Commissioner backs Elder Abuse awareness campaign

03 February 2017

The Commissioner has joined Action on Elder Abuse in urging older people and their families to learn how to spot the signs of financial abuse.

Data from the charity suggests that as many as 1, 679 older people in the Hampshire Constabulary could be experiencing financial abuse.

Typical financial crimes perpetrated against older people include fraud, forgery or embezzlement; the misuse of proxy decision making powers; ‘doorstep crime’, e.g. bogus tradesmen and postal, phone or internet scams.

Police and Crime Commissioner, Michael Lane, said:

“Any form of abuse is unacceptable and we must all do everything we can to help protect those who are most vulnerable. Financial abuse not only strips people of their money it also takes away their, trust and independence.

“We are often vigilant for the signs of other types of abuse and as a result are seeing an increase in reporting. Elder abuse is still happening often unseen or unreported. It is therefore vital that we work together to raise awareness of the forms elder abuse can take and how to combat it. This is why I am backing the Action on Elder Abuse campaign. I would urge anyone who is either being abused themselves or suspects a loved one may be at risk to be vigilant and report it to the police.”

The Commissioner and Action on Elder Abuse have said that older people can help keep themselves safe by:

  • Checking bank statements regularly and tracking receipts
  • Reducing how much money can be taken from an account at any one time
  • Having a copy of the bank statement sent to someone trustworthy to check
  • Limiting the use of ‘chip and pin’ to control money
  • Keeping important documents and valuables out of sight
  • Never letting anyone into your home unless you can confirm their identity or they have made an appointment
  • Only booking work on a house through ‘trusted trader’ schemes
  • Treat anyone asking for your financial details unsolicited with suspicion and note that banks will never ask you for your account number or pin details

In instances where an older person is not in a position to protect themselves from financial abuse (e.g. they have dementia), the charity advises that families and loved ones stay vigilant to spot the signs that abuse may be taking place. These include:

  • Signatures on official documents that do not resemble the older person’s own
  • Changes in banking habits (e.g. large sums of money being withdrawn)
  • The inclusion of additional names on bank accounts
  • Abrupt changes to, or the sudden establishment of, wills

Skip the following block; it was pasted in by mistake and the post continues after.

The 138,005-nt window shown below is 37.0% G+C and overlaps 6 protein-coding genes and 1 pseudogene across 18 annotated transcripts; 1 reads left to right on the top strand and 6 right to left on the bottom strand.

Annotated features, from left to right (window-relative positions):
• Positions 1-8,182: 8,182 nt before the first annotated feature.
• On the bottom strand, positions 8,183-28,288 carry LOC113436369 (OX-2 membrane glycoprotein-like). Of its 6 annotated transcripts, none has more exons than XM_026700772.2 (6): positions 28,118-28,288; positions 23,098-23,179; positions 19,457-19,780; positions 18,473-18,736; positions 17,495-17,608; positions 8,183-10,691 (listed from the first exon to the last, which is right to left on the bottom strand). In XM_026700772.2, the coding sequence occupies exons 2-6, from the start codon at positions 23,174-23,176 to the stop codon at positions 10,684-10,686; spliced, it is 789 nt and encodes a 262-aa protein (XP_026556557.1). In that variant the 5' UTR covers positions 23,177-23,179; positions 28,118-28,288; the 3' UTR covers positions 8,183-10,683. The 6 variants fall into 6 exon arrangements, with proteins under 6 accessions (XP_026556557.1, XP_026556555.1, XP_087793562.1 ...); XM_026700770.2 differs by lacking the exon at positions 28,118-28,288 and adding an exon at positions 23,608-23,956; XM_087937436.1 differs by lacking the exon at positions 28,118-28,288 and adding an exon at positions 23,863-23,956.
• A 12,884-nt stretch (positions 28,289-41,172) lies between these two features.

• Sudden and unexplained transfers of assets to a family member or someone outside the family
  • The unexplained disappearance of funds or possessions
  • The deliberate isolation of an older person from friends and family, resulting in a carer having total control
  • The sudden introduction of a Power of Attorney document that places control with an unknown Third Party

The charity is urging anyone who has concerns that they, or someone close to them is being financially abused to call its confidential helpline (080 8808 8141) which can offer support and advice and support on all aspects of elder abuse.

Action on Elder Abuse Chief Executive, Gary FitzGerald, said:

“Unfortunately, older people are particularly vulnerable to financial abuse and there are far too many people who seek to exploit them.

“Financial abuse can take many forms – it’s everything from carers or family pilfering money to phone scams and having Power of Attorney misappropriated. Very often, the perpetrator is someone close to the older person, such as a relative or carer.

“So we want to equip older people to protect themselves where appropriate and for those who love them to spot the signs that their older friend or relative may be being abused. Talking about things such as internet safety and ‘stranger danger’ is something we do routinely with our children. It’s about time we took the issue of abuse of older people just as seriously.”

Action on Elder Abuse operates a confidential helpline (080 8808 8141) offering advice and support on all aspects of elder abuse. You can also visit their website for more information

 

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